Ramaphosa also sought to re-energize the African peace initiative. Thus, Putin held a special session on the Ukraine “problem” late Friday evening but pretended not to hear the proposal for opening the Black Sea to commercial navigation (Kremlin.ru, July 28; Kommersant, July 29). Combat activities in the Black Sea theater are escalating, and Putin used the occasion of a naval parade, to which the presidents of Burkina Faso, Eritrea, Mali and the Republic of the Congo were invited, to emphasize the capacity of the Russian Navy to dominate this region and blockade Ukrainian ports (Izvestiya, July 30). He also asserted that all Ukrainian attacks on Russian defensive lines were repelled with heavy casualties and losses of Western weapons (RIA Novosti, July 29).

In fact, the sustained pressure of the Ukrainian offensive threatens to turn small tactical gains into an operational breakthrough, routing the exhausted Russian troops (The Moscow Times, July 27). Ukraine has also developed and produced innovative naval drones, and this not-so-small armada challenges every combat mission of the Russian Black Sea Fleet as well as its bases (Spektr Press, July 24).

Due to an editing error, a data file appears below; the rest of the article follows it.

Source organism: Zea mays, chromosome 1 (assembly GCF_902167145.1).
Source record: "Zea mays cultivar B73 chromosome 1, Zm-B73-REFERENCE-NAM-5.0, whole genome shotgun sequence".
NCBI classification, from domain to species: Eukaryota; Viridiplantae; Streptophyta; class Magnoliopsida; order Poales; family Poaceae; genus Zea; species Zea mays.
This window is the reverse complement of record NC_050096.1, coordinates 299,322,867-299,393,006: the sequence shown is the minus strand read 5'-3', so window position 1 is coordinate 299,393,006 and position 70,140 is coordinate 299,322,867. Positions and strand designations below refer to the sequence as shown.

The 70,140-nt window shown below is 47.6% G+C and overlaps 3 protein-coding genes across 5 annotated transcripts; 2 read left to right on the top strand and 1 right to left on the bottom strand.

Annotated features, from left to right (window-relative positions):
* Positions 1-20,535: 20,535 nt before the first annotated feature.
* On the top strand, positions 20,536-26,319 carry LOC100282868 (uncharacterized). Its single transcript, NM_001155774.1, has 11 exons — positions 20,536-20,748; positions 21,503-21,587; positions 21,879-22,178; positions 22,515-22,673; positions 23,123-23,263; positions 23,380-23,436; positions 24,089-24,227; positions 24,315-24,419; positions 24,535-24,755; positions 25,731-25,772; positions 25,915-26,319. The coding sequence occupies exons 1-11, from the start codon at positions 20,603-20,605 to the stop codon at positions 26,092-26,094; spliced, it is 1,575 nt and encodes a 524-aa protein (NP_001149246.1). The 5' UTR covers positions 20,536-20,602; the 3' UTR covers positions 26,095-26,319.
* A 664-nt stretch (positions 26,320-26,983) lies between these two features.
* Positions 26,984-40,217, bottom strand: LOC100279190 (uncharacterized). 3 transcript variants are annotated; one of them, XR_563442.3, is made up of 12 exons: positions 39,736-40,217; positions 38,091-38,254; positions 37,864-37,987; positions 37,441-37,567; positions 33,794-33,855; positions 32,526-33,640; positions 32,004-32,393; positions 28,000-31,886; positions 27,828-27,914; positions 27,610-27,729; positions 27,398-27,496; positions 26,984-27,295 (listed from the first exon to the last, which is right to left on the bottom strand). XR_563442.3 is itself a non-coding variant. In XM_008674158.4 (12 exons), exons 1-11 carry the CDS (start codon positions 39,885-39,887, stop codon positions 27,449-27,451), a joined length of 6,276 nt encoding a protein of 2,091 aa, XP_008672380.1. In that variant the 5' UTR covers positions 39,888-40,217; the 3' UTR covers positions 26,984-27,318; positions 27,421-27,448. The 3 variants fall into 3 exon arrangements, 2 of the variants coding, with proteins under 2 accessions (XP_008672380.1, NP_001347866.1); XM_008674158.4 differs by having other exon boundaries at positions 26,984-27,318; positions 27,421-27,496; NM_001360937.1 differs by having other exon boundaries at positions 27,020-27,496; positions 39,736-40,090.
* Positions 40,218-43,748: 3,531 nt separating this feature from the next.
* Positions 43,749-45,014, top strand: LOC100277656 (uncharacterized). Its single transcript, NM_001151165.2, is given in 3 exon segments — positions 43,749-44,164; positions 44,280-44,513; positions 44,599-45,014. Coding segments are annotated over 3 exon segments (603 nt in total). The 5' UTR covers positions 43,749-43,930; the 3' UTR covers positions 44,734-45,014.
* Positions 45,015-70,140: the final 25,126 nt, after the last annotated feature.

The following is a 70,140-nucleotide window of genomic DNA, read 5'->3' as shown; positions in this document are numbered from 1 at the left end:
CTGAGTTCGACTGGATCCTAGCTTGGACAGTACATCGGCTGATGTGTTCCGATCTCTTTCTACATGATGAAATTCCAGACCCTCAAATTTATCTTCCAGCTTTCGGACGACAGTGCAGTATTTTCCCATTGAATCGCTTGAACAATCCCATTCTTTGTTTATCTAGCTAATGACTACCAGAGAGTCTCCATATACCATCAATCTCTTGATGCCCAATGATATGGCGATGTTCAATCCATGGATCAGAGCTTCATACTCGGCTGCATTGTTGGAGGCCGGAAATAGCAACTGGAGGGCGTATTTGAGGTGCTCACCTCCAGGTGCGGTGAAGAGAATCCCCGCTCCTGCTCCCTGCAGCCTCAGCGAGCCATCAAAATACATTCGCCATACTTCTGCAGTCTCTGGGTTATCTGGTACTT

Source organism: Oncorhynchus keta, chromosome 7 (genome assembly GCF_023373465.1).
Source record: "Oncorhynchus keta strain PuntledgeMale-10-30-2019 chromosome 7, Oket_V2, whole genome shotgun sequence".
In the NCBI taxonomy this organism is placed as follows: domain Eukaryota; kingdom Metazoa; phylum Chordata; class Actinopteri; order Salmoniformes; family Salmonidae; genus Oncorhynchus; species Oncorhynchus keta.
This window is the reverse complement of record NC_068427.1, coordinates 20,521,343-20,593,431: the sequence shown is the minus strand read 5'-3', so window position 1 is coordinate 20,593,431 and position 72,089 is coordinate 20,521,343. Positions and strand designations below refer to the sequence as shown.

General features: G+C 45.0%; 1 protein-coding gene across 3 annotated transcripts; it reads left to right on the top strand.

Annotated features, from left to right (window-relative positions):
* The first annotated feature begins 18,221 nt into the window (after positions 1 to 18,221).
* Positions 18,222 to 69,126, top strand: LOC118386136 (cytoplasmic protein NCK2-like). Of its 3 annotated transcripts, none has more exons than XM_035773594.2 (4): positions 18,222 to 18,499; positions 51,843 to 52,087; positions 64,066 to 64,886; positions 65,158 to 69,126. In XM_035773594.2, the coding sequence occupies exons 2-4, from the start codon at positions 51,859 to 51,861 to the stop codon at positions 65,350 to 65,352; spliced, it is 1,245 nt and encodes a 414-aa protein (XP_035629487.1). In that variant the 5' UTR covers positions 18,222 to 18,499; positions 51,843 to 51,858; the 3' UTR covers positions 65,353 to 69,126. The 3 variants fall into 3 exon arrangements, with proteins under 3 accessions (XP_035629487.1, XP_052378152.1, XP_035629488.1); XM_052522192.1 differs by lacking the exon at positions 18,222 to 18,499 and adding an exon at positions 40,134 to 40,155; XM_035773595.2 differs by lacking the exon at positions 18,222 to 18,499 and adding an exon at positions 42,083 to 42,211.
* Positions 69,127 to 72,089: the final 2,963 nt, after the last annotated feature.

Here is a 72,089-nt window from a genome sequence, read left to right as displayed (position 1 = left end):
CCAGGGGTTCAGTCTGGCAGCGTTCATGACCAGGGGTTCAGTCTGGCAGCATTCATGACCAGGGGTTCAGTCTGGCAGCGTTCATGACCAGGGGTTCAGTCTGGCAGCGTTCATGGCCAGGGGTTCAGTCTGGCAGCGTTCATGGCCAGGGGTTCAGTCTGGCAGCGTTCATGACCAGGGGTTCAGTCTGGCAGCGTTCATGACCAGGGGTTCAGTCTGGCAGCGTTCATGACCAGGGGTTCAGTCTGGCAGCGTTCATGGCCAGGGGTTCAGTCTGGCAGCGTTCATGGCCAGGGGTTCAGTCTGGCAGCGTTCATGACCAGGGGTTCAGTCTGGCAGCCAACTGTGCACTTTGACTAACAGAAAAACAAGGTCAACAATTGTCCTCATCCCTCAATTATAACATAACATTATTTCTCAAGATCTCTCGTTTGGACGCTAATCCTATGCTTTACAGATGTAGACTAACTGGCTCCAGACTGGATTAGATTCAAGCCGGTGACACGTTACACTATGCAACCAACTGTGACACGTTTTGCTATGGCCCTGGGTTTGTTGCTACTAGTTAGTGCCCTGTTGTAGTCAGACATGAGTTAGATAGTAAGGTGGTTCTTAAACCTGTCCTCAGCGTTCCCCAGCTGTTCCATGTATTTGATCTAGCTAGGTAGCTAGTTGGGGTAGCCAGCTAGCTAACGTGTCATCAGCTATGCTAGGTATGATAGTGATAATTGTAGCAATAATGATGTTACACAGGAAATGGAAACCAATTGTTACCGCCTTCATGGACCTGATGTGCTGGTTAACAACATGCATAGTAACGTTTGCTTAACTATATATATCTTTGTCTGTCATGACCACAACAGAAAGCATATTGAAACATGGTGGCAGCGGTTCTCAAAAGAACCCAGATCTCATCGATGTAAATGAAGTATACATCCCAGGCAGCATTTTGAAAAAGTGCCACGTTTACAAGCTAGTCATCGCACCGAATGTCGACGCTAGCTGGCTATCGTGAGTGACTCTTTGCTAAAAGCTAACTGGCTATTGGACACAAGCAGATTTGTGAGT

Putin was eager to talk about rejecting the unfair world order, countering Western “colonialism” and upholding sovereignty (Russiancouncil.ru, July 25). This dubious discourse finds takers in Africa, and Ibrahim Traoré, the youngish interim president of Burkina Faso, enthusiastically condemned colonial “slavery” and supported the Russian “special military operation” in Ukraine (Svoboda, July 27).

It was too transparent, however, for many more experienced African leaders that Russian rhetoric on sovereignty provides camouflage for its policy of conflict manipulation, in which the Wagner Group, discredited as it is, continues to serve as a key instrument (Carnegie Politika, July 27). Yevgeny Prigozhin made a cameo appearance in the corridors of the summit and found it opportune to praise the coup in Niger, seeing it as an opportunity to expand Wagner operations (RBC, July 27; Meduza, July 28). This cynical conflict of entrepreneurialism undercuts the goals of development in the troubled Sahel region, and Libyan Presidential Council Chairman Mohamed al-Menfi reiterated the demand for the withdrawal of all mercenaries from his country (Kremlin.ru, July 28).